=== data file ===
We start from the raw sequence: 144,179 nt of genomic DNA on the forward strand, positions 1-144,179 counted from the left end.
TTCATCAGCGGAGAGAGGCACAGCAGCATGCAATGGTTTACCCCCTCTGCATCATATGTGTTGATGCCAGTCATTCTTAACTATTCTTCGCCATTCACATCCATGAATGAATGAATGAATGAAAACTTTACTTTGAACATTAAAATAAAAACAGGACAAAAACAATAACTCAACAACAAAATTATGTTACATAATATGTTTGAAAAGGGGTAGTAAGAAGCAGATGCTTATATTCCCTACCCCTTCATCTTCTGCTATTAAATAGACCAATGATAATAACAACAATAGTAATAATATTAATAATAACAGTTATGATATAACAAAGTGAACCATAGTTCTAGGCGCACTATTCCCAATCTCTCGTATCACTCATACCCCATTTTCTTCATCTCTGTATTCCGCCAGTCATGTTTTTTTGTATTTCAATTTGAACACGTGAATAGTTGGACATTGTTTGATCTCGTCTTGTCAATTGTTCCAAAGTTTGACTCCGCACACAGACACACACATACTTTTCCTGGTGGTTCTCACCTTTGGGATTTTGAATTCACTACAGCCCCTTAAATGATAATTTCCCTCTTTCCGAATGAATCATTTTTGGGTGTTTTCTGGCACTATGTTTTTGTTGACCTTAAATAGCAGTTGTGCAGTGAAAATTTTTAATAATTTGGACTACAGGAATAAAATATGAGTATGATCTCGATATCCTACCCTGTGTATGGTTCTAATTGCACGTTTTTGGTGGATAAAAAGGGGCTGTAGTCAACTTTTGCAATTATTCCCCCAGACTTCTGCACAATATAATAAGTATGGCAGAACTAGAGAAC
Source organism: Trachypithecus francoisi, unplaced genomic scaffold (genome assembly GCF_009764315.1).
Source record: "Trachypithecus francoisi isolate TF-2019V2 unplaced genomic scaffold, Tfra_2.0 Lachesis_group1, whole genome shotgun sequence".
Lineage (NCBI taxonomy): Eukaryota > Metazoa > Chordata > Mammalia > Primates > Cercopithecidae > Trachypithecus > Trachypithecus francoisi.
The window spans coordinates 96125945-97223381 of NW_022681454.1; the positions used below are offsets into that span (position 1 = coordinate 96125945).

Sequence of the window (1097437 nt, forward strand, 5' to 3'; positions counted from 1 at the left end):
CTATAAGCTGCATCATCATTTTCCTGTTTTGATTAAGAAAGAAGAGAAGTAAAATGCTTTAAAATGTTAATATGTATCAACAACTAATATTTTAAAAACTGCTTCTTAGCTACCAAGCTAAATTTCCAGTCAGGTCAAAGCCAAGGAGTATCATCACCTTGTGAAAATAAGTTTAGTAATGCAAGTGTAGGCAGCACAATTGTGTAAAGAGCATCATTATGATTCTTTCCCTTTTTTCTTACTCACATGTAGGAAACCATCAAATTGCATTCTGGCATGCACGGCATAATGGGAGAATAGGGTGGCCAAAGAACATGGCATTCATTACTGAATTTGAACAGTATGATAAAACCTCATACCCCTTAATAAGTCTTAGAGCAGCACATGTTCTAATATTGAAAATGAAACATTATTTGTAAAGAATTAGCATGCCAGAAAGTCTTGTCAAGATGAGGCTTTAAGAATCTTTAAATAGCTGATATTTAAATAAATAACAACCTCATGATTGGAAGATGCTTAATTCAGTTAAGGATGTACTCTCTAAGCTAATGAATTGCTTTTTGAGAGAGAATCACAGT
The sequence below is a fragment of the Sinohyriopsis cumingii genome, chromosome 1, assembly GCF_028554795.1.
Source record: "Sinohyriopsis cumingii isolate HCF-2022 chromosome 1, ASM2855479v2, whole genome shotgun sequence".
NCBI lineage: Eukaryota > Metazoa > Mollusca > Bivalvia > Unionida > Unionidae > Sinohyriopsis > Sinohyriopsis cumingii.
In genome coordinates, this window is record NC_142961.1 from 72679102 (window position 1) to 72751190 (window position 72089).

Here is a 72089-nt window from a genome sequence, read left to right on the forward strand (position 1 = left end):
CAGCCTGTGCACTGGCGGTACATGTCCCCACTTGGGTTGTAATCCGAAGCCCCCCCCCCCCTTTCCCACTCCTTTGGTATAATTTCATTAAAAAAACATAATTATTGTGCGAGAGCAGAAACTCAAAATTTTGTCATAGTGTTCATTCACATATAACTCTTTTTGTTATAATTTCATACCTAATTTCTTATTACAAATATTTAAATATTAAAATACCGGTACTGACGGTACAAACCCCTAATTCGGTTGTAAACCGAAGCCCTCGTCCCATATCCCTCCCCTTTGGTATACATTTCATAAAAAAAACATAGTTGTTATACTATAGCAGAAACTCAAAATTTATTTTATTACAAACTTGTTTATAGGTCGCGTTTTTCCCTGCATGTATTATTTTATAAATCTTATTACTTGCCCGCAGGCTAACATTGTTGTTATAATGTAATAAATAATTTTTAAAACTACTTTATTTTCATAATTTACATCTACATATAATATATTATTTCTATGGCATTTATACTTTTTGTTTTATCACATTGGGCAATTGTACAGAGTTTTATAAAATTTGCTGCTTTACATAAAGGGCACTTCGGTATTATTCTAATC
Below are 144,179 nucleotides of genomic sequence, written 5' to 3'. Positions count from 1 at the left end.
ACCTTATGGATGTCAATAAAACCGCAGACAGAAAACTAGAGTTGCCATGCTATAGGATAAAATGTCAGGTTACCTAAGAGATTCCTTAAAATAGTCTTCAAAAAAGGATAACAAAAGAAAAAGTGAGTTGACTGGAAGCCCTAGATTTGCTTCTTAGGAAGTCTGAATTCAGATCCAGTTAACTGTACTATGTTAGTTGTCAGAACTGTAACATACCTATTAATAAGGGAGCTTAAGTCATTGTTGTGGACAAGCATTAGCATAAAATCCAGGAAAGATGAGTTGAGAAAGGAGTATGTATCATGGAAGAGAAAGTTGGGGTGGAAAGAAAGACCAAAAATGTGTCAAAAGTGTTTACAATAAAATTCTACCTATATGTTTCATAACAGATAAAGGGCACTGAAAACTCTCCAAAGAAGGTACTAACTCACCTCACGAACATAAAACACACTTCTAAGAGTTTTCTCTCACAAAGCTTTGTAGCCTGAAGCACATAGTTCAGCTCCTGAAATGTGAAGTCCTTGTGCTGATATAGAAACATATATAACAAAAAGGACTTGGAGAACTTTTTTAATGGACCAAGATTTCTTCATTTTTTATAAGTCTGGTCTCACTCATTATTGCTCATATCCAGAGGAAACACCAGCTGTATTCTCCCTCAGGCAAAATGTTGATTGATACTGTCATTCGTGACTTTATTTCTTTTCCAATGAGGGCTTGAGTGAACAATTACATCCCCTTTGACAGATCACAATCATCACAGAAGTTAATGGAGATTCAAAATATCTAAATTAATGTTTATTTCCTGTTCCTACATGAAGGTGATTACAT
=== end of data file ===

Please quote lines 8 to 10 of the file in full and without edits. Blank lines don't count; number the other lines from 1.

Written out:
CTATAAGCTGCATCATCATTTTCCTGTTTTGATTAAGAAAGAAGAGAAGTAAAATGCTTTAAAATGTTAATATGTATCAACAACTAATATTTTAAAAACTGCTTCTTAGCTACCAAGCTAAATTTCCAGTCAGGTCAAAGCCAAGGAGTATCATCACCTTGTGAAAATAAGTTTAGTAATGCAAGTGTAGGCAGCACAATTGTGTAAAGAGCATCATTATGATTCTTTCCCTTTTTTCTTACTCACATGTAGGAAACCATCAAATTGCATTCTGGCATGCACGGCATAATGGGAGAATAGGGTGGCCAAAGAACATGGCATTCATTACTGAATTTGAACAGTATGATAAAACCTCATACCCCTTAATAAGTCTTAGAGCAGCACATGTTCTAATATTGAAAATGAAACATTATTTGTAAAGAATTAGCATGCCAGAAAGTCTTGTCAAGATGAGGCTTTAAGAATCTTTAAATAGCTGATATTTAAATAAATAACAACCTCATGATTGGAAGATGCTTAATTCAGTTAAGGATGTACTCTCTAAGCTAATGAATTGCTTTTTGAGAGAGAATCACAGT
The sequence below is a fragment of the Sinohyriopsis cumingii genome, chromosome 1, assembly GCF_028554795.1.
Source record: "Sinohyriopsis cumingii isolate HCF-2022 chromosome 1, ASM2855479v2, whole genome shotgun sequence".